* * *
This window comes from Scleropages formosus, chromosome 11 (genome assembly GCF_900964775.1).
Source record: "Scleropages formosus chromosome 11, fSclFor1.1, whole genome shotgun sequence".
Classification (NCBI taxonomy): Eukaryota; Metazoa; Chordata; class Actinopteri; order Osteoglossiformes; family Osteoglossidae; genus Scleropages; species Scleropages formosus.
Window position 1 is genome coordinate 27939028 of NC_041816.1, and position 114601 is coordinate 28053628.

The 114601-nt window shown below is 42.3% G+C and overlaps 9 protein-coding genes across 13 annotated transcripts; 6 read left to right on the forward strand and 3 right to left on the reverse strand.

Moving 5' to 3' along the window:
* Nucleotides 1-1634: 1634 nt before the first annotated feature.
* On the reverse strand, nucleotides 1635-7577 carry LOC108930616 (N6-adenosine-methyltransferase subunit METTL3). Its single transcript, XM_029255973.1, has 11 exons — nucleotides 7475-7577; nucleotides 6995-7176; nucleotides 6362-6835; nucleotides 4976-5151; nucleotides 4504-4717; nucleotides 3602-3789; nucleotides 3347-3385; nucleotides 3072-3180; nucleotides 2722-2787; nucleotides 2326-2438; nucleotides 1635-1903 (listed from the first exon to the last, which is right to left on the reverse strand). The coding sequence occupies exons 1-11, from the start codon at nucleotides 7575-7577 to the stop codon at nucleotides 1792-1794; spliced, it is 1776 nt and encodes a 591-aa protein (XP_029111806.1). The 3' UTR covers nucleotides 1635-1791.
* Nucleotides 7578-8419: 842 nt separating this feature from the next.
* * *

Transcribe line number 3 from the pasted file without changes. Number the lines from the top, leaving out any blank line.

Classification (NCBI taxonomy): Eukaryota; Metazoa; Chordata; class Actinopteri; order Osteoglossiformes; family Osteoglossidae; genus Scleropages; species Scleropages formosus.